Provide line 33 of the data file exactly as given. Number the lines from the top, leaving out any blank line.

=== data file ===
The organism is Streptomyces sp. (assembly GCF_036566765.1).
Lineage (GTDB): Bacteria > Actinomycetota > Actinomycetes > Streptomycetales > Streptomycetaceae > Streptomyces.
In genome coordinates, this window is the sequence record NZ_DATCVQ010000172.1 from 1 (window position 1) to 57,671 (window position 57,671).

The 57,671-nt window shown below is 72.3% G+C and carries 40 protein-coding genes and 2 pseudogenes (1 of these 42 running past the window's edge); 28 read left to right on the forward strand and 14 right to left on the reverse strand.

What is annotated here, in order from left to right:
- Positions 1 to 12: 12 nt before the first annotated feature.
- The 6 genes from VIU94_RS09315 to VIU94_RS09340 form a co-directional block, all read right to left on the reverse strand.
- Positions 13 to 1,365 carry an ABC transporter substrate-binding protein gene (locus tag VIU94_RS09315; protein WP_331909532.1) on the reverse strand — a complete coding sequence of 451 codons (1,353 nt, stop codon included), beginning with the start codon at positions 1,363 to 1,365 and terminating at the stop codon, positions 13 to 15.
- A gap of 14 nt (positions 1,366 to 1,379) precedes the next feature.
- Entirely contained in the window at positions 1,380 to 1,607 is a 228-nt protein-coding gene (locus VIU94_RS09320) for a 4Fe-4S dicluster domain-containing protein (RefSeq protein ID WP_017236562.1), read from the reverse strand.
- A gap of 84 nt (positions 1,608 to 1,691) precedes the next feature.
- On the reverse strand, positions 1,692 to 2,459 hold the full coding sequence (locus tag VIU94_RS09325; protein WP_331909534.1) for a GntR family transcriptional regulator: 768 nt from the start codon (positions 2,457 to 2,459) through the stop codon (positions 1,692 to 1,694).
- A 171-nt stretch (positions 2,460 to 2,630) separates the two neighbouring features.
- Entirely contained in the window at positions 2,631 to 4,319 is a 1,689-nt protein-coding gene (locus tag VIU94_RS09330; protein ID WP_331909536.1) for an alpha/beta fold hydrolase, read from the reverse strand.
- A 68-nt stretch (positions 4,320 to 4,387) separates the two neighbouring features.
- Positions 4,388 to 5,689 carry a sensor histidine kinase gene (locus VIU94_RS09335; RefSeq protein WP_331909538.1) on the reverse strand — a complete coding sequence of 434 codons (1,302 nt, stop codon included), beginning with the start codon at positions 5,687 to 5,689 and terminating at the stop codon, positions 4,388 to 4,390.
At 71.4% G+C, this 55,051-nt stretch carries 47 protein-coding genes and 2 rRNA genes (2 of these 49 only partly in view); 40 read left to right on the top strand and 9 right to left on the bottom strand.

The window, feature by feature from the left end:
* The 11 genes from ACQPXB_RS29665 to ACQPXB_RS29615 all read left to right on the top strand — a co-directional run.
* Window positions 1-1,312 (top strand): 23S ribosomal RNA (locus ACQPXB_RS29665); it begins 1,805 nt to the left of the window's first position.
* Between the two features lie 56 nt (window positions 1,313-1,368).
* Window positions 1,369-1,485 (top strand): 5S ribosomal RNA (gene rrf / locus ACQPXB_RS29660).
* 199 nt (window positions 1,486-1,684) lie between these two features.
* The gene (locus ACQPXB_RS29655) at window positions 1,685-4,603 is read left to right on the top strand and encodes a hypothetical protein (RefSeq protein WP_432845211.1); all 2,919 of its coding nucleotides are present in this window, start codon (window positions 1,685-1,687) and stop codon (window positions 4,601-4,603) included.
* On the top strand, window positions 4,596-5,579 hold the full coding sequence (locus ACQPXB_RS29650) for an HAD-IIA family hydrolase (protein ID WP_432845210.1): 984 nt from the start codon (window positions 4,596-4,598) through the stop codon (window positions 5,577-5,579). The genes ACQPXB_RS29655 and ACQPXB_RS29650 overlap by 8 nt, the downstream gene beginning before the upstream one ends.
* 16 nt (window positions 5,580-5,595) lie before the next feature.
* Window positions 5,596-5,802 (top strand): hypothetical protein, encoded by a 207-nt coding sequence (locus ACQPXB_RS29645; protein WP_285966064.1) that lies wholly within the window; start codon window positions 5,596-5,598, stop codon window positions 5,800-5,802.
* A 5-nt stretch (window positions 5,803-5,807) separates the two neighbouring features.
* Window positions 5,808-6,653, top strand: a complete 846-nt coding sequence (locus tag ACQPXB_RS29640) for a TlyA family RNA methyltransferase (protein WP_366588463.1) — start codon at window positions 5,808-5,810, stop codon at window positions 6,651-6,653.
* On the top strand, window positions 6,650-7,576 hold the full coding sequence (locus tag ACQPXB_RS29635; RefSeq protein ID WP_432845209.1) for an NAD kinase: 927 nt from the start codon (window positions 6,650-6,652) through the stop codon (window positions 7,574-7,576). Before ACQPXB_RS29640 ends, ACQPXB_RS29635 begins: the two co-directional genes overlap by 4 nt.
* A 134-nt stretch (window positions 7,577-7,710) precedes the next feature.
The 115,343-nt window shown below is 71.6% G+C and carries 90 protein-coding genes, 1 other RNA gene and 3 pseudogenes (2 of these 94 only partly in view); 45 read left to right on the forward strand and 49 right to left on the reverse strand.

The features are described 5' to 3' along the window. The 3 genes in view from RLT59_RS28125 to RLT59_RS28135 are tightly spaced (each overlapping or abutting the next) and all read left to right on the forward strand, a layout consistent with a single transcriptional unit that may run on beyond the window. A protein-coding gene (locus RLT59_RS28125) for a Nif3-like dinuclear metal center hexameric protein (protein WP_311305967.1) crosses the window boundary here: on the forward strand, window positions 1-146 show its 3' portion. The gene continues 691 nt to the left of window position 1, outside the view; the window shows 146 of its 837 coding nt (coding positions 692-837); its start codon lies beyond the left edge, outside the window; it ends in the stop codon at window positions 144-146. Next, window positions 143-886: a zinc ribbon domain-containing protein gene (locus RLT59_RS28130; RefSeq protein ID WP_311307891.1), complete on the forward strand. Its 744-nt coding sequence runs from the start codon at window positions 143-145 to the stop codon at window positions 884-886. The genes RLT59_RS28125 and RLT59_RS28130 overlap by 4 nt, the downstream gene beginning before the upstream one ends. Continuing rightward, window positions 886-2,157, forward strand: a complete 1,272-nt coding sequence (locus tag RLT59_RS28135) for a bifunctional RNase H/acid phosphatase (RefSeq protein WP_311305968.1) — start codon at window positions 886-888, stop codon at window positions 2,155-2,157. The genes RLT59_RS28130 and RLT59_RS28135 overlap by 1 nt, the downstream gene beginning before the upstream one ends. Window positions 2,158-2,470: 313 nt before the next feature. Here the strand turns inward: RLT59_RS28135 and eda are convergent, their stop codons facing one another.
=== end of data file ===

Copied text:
The features are described 5' to 3' along the window. The 3 genes in view from RLT59_RS28125 to RLT59_RS28135 are tightly spaced (each overlapping or abutting the next) and all read left to right on the forward strand, a layout consistent with a single transcriptional unit that may run on beyond the window. A protein-coding gene (locus RLT59_RS28125) for a Nif3-like dinuclear metal center hexameric protein (protein WP_311305967.1) crosses the window boundary here: on the forward strand, window positions 1-146 show its 3' portion. The gene continues 691 nt to the left of window position 1, outside the view; the window shows 146 of its 837 coding nt (coding positions 692-837); its start codon lies beyond the left edge, outside the window; it ends in the stop codon at window positions 144-146. Next, window positions 143-886: a zinc ribbon domain-containing protein gene (locus RLT59_RS28130; RefSeq protein ID WP_311307891.1), complete on the forward strand. Its 744-nt coding sequence runs from the start codon at window positions 143-145 to the stop codon at window positions 884-886. The genes RLT59_RS28125 and RLT59_RS28130 overlap by 4 nt, the downstream gene beginning before the upstream one ends. Continuing rightward, window positions 886-2,157, forward strand: a complete 1,272-nt coding sequence (locus tag RLT59_RS28135) for a bifunctional RNase H/acid phosphatase (RefSeq protein WP_311305968.1) — start codon at window positions 886-888, stop codon at window positions 2,155-2,157. The genes RLT59_RS28130 and RLT59_RS28135 overlap by 1 nt, the downstream gene beginning before the upstream one ends. Window positions 2,158-2,470: 313 nt before the next feature. Here the strand turns inward: RLT59_RS28135 and eda are convergent, their stop codons facing one another.